Pooja Aggarwal (Name Changed) hails from the heart of Haryana. At the age of 17 she lost her vision while she was still fostering the dream of graduating in commerce and taking up a corporate role in Finance and Accounts. She was lost – for not only did she lose her vision but her dream and purpose of life completely. Coming from an orthodox family, she faced immense challenges in being able to normalise her life. “For two years, she led a life of oblivion, where she confined herself within the four walls of her home with little hope of a future. NAB – National Association for the Blind Women, Haus Khaz became a ray of hope for her when she managed to get back on her feet. After completing a course on basic life skills, she was hired by Saarathee 5 years back, since then she has overcome many hurdles, ranging from commuting alone, to pressure from home to get married to finding a path of growth for herself,” says Richa Bansal, Founder and Managing Director, Saarathee.
The Census of India 2011 reveals an eye-opening statistical profile stating the presence of 11.9 million females with disabilities, yet only 23% of differently-abled females have been employed across the agricultural sector, manufacturing sector, government-sponsored programs, or are self-employed. A shift in the hiring process within the private sector has initiated the discovery of untapped potential. “By extending employment opportunities to females with disabilities, organizations open the floor to yield employee productivity, loyalty, and reduced absenteeism while creating a supportive business climate. When it comes to career advancement and life satisfaction, women with disabilities experience more emotional distress than those without disabilities,” says Seema Rekha, Managing Director, Antarmanh Consulting.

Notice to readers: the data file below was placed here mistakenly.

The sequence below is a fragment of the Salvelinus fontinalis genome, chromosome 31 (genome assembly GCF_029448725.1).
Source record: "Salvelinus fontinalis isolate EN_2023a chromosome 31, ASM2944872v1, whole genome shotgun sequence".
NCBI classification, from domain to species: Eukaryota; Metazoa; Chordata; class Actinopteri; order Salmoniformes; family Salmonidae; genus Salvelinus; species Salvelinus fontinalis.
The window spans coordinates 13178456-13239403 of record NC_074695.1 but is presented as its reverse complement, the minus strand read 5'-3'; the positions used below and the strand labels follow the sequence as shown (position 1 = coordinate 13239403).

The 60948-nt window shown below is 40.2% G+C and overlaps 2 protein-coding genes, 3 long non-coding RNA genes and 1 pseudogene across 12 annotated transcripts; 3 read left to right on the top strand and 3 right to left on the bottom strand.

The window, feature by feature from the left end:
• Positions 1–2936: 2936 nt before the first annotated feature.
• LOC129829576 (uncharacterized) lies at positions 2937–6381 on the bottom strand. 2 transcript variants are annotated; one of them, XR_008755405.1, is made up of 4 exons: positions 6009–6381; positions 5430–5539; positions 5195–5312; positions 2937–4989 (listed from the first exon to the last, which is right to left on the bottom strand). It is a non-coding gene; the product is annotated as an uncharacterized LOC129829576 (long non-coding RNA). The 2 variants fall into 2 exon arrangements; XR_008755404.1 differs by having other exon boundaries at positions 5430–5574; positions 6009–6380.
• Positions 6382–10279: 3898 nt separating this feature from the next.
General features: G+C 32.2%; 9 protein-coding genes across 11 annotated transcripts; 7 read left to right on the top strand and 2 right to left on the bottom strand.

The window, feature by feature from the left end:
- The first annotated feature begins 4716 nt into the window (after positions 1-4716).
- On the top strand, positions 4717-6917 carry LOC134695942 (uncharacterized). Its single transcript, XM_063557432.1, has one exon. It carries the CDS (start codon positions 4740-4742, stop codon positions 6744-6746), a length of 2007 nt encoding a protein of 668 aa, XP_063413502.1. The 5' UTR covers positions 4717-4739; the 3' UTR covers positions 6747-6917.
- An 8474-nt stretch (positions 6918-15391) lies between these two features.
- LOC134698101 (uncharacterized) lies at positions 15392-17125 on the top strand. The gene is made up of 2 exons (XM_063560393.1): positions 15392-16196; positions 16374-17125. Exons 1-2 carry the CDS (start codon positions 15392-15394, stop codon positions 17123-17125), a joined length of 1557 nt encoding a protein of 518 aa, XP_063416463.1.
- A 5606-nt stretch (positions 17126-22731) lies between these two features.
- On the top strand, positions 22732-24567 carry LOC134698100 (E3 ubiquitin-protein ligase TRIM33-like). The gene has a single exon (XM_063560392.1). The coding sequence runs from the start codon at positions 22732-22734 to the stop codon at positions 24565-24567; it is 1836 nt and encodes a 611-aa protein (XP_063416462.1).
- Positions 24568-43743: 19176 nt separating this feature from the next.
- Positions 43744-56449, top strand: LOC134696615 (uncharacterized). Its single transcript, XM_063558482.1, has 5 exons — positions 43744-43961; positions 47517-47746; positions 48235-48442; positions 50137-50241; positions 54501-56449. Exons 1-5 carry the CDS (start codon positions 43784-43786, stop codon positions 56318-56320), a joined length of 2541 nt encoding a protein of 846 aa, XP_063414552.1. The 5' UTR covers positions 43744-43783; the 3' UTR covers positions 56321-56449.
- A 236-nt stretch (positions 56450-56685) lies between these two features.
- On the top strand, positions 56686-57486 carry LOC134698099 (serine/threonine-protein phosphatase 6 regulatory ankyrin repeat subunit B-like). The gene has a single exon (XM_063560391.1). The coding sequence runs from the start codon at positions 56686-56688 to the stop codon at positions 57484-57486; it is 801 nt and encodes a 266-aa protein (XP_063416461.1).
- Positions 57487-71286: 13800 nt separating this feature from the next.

This distress stems from a disparity of equal opportunities at various employment and developmental levels such as training conditions, compensation, and other privileges of employment. This discrimination can be disheartening and serves as an unintentional rebuff that demotivates individuals from joining private corporations. “An inclusive environment that prioritizes diversity and emphasizes improving the work experience of the employees would be beneficial. Additionally, ensuring the installation of inclusive designs would improve the accessibility of the work set-up,” adds Rekha. Allowing room for flexibility, and providing aid and opportunities to the disabled population would ensure that they are more creative and engaged. It’s imperative that organizations become pioneers of inclusive work culture to cultivate diverse perspectives and crop better business outcomes.
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Working in the space of disability inclusion, “I feel disabled women are far more disadvantaged than any other segment of society. It’s therefore even more important for organisations to work on the mental wellness of such women to help them gain confidence and see purpose in life. It has been our endeavour to encourage women focused initiatives which allows women to bond and share their stories – this helps empower them and also brings hope to each other. A safe space to share works wonders for them,” signs off Bansal.
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